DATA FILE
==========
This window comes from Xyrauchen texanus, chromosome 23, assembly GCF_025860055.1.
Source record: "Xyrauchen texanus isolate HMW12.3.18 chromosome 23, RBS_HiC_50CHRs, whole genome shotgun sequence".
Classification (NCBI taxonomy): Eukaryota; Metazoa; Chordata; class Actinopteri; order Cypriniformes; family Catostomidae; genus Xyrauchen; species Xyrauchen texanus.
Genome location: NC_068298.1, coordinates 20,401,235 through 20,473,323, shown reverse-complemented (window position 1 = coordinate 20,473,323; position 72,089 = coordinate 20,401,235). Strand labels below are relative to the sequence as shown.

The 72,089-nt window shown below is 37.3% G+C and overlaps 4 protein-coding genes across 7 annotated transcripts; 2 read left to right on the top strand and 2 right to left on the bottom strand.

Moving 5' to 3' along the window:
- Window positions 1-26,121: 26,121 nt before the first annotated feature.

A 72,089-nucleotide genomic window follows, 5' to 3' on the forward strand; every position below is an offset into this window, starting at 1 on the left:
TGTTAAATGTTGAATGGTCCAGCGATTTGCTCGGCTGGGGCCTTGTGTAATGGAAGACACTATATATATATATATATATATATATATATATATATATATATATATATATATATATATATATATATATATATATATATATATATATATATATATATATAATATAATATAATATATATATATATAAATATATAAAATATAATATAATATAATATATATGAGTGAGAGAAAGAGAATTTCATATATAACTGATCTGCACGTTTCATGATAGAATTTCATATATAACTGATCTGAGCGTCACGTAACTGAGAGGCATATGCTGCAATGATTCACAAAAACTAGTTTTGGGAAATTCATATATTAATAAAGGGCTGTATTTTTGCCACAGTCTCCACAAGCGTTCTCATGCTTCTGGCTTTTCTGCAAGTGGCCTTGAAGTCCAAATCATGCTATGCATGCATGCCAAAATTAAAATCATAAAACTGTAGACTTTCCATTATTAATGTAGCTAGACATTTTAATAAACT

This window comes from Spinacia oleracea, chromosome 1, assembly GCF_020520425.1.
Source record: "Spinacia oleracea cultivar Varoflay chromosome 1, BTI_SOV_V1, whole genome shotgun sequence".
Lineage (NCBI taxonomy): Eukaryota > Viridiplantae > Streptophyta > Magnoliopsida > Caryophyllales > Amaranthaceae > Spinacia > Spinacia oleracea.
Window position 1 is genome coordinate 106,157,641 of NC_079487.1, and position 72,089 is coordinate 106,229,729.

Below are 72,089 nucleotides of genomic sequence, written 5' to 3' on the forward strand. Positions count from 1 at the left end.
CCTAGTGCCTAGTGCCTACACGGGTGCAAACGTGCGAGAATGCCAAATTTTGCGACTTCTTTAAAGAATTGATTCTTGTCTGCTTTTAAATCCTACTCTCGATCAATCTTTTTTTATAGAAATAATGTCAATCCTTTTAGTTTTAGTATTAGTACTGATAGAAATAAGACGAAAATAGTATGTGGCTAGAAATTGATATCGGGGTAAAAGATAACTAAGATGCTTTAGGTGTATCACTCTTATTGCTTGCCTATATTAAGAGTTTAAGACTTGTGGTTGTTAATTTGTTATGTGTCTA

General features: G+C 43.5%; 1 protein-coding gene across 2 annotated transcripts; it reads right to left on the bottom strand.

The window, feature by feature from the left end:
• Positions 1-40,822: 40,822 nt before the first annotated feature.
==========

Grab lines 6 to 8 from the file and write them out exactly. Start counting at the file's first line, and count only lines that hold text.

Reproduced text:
Moving 5' to 3' along the window:
- Window positions 1-26,121: 26,121 nt before the first annotated feature.

A 72,089-nucleotide genomic window follows, 5' to 3' on the forward strand; every position below is an offset into this window, starting at 1 on the left: